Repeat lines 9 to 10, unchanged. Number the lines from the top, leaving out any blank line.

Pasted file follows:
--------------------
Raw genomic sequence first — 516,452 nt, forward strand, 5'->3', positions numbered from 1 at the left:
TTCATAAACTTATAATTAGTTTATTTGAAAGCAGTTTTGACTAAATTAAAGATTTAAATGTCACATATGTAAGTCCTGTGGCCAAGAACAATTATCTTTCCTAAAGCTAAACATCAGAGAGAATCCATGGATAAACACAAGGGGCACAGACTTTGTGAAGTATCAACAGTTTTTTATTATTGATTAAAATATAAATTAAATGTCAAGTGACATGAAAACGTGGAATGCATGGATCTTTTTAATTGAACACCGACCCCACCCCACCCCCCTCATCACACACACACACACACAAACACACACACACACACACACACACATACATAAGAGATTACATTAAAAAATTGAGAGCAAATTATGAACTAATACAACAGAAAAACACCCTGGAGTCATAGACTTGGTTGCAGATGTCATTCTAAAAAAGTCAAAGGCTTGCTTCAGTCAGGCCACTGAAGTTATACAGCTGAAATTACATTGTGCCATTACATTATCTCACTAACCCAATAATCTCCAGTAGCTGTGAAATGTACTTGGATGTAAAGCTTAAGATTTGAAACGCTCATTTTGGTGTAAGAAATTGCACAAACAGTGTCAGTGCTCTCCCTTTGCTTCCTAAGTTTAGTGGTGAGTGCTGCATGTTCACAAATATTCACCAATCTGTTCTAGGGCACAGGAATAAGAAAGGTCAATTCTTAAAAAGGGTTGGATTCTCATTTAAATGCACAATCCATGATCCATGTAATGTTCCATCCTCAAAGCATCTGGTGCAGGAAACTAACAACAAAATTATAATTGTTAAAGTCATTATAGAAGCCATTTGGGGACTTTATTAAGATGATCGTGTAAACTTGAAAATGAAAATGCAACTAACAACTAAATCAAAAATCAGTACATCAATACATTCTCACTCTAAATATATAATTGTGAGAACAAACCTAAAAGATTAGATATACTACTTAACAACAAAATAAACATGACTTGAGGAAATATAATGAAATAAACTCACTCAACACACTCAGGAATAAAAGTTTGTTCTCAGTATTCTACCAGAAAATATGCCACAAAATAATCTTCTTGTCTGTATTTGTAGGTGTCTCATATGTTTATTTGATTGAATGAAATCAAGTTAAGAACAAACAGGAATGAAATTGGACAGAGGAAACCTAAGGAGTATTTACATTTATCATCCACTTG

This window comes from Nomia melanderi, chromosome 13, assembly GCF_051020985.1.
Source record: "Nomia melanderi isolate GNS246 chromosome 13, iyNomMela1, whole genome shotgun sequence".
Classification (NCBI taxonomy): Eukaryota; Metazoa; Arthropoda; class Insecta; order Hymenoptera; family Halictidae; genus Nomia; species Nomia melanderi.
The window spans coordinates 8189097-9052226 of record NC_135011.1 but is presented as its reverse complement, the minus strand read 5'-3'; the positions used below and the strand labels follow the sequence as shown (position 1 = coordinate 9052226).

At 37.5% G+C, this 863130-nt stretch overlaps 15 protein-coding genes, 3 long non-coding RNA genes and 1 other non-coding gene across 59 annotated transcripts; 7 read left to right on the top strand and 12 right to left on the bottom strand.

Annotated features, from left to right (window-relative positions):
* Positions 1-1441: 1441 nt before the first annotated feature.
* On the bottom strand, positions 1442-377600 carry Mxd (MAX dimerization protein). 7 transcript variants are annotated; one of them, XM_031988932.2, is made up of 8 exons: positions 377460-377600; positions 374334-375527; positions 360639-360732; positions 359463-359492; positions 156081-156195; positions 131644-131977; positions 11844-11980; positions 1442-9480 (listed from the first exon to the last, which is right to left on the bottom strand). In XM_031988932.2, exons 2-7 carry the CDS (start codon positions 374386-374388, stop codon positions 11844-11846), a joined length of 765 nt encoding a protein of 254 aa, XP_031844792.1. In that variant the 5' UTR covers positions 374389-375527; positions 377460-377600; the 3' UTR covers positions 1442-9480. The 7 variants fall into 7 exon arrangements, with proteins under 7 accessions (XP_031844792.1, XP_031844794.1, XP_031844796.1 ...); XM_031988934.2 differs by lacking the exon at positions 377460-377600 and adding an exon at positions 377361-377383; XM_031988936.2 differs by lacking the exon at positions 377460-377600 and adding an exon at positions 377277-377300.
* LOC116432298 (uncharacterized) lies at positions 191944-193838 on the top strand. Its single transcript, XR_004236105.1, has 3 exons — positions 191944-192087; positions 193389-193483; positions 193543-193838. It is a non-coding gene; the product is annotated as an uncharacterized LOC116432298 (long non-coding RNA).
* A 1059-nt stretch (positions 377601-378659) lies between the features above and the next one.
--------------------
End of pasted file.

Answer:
* Positions 1-1441: 1441 nt before the first annotated feature.
* On the bottom strand, positions 1442-377600 carry Mxd (MAX dimerization protein). 7 transcript variants are annotated; one of them, XM_031988932.2, is made up of 8 exons: positions 377460-377600; positions 374334-375527; positions 360639-360732; positions 359463-359492; positions 156081-156195; positions 131644-131977; positions 11844-11980; positions 1442-9480 (listed from the first exon to the last, which is right to left on the bottom strand). In XM_031988932.2, exons 2-7 carry the CDS (start codon positions 374386-374388, stop codon positions 11844-11846), a joined length of 765 nt encoding a protein of 254 aa, XP_031844792.1. In that variant the 5' UTR covers positions 374389-375527; positions 377460-377600; the 3' UTR covers positions 1442-9480. The 7 variants fall into 7 exon arrangements, with proteins under 7 accessions (XP_031844792.1, XP_031844794.1, XP_031844796.1 ...); XM_031988934.2 differs by lacking the exon at positions 377460-377600 and adding an exon at positions 377361-377383; XM_031988936.2 differs by lacking the exon at positions 377460-377600 and adding an exon at positions 377277-377300.